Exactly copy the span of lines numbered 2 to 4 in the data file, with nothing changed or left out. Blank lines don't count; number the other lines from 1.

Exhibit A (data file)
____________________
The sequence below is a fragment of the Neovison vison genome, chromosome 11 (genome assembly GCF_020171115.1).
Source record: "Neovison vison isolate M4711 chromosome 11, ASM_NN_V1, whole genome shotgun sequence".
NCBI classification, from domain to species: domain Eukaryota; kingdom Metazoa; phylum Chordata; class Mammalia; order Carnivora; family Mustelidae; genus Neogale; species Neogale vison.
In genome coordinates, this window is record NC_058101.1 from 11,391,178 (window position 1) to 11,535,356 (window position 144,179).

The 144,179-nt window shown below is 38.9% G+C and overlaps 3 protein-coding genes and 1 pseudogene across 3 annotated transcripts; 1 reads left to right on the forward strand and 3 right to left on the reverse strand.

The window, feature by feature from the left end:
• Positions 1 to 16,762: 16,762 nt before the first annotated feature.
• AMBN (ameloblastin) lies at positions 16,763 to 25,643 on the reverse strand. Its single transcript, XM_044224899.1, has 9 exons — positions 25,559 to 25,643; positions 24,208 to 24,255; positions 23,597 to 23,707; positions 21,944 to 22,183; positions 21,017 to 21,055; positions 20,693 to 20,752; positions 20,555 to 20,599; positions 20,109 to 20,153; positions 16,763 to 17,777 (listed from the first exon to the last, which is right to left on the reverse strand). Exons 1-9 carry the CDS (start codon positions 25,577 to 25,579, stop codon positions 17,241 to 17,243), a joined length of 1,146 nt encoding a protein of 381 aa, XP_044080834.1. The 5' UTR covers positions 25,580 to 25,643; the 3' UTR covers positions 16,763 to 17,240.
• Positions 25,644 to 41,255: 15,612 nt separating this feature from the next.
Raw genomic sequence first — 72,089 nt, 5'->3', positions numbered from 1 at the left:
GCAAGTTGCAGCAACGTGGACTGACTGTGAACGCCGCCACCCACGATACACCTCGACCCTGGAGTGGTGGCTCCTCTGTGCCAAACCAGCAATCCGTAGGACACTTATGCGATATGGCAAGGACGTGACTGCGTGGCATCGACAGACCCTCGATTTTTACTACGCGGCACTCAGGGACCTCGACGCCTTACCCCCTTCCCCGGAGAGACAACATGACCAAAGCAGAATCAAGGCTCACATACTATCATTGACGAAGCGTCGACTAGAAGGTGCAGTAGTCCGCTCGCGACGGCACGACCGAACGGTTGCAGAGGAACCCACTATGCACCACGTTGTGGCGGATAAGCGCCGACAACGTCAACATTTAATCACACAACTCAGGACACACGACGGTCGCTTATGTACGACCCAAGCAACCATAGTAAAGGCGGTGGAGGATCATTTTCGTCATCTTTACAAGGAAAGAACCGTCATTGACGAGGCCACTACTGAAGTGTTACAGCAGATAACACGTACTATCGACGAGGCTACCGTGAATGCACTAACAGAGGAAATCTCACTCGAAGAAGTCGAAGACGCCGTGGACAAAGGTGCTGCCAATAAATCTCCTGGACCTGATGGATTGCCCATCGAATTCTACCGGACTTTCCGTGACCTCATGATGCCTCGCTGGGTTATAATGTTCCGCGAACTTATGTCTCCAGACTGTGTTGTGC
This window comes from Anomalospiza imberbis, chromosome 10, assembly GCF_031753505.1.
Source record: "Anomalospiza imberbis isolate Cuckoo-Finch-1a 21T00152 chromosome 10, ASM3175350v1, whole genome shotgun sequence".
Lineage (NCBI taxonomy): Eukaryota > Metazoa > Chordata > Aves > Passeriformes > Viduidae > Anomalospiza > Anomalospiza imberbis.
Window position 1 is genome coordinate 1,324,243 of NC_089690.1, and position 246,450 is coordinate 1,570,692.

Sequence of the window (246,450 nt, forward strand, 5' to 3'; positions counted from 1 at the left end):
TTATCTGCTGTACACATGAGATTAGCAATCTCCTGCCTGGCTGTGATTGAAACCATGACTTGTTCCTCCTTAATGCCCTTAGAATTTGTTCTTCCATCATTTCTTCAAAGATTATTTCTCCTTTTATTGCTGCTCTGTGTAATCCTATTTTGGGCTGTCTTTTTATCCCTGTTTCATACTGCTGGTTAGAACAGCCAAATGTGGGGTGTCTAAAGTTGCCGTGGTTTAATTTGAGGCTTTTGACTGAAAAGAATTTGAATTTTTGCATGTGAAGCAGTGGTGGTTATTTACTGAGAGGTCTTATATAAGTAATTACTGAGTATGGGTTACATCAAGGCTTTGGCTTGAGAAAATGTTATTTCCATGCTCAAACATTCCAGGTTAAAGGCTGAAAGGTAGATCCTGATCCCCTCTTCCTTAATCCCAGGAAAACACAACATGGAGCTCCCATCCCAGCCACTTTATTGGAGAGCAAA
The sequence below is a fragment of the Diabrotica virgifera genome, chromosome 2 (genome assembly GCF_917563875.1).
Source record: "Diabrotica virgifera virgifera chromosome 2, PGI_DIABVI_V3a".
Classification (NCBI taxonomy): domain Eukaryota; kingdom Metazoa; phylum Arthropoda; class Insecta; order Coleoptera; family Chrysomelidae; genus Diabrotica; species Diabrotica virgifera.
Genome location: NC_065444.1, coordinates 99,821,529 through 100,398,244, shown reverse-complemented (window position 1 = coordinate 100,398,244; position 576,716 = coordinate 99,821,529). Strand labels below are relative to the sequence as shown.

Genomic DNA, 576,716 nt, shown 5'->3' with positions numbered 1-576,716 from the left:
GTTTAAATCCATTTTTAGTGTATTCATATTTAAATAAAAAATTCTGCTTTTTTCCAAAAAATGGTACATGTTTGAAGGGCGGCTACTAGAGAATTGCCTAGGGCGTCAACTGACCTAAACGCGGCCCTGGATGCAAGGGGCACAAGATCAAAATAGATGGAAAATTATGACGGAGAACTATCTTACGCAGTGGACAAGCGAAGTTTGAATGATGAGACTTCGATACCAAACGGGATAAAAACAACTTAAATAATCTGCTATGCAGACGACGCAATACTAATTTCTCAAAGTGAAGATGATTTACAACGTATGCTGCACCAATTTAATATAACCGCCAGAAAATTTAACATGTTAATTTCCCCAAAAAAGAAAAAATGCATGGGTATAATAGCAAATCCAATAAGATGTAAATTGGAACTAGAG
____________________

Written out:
Source record: "Neovison vison isolate M4711 chromosome 11, ASM_NN_V1, whole genome shotgun sequence".
NCBI classification, from domain to species: domain Eukaryota; kingdom Metazoa; phylum Chordata; class Mammalia; order Carnivora; family Mustelidae; genus Neogale; species Neogale vison.
In genome coordinates, this window is record NC_058101.1 from 11,391,178 (window position 1) to 11,535,356 (window position 144,179).